Ahmadinejad denies clash with Supreme Leader
Iran's parliament grilled President Mahmoud Ahmadinejad yesterday over a long list of accusations, including that he mismanaged the economy and defied the authority of the country's supreme leader.
Mr Ahmadinejad is the first president in the country's history to be hauled before the Iranian parliament, a serious blow to his standing in a conflict pitting him against lawmakers and the country's powerful clerical establishment.
Iran's constitution gives parliament the legal right to question the president, but the body had never before taken a step that undermined Mr Ahmadinejad's prestige and could set the stage for his impeachment should lawmakers determine his answers were unsatisfactory.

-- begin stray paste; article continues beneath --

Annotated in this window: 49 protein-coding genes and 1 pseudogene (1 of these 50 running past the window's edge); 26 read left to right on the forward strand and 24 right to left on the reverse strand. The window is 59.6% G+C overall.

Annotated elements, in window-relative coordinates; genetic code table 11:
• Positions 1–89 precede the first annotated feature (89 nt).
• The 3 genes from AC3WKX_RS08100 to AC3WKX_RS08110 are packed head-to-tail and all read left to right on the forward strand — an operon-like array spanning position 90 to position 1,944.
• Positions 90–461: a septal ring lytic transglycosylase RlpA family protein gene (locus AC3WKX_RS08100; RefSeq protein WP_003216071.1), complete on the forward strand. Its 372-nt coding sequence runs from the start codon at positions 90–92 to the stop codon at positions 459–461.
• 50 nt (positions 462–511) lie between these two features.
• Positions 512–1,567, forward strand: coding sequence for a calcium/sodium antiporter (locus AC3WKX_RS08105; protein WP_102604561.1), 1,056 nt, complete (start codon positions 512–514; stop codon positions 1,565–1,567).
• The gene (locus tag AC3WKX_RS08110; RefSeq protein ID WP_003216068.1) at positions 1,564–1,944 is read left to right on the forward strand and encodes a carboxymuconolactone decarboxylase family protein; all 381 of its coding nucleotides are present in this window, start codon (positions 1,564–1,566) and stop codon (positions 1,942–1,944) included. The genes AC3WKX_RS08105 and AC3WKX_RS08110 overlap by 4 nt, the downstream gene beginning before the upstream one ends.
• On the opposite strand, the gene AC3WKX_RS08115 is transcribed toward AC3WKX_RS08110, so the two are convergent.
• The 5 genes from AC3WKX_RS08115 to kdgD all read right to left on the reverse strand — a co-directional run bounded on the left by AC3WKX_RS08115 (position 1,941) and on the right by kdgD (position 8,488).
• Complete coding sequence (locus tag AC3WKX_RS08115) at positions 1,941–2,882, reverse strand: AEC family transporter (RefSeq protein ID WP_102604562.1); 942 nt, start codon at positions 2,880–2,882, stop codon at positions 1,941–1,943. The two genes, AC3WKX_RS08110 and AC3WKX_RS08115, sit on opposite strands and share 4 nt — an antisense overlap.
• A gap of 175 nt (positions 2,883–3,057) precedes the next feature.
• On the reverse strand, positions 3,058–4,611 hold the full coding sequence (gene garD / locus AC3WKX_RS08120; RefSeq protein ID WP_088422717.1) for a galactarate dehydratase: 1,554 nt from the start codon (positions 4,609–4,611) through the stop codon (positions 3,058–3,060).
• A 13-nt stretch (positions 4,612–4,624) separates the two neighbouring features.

Mr Ahmadinejad sniped back defiantly at his questioners, provoking the wrath of the chamber with sarcastic jokes. "If the parliament had supported Ahmadinejad before today, it's now lost," remarked lawmaker Mohammad Taqi Rahbar.
Like many other conservatives, Mr Rahbar supported Mr Ahmadinejad prior to April 2011, when the president publicly challenged Supreme Leader Ayatollah Ali Khamenei, who has final say on all matters of state, over the appointment of the intelligence chief. This – combined with the President's perceived reluctance to heed expert economic advice – convinced many hard-liners Mr Ahmadinejad wanted to expand the powers of the Iranian presidency.
Some questions focused on the President's refusal for 11 days to implement an order from Mr Khamenei to reinstate intelligence minister Heidar Moslehi, sacked by the President in April 2011. The President denied challenging Mr Khamenei, answering as if there had never been a showdown with the Supreme Leader.
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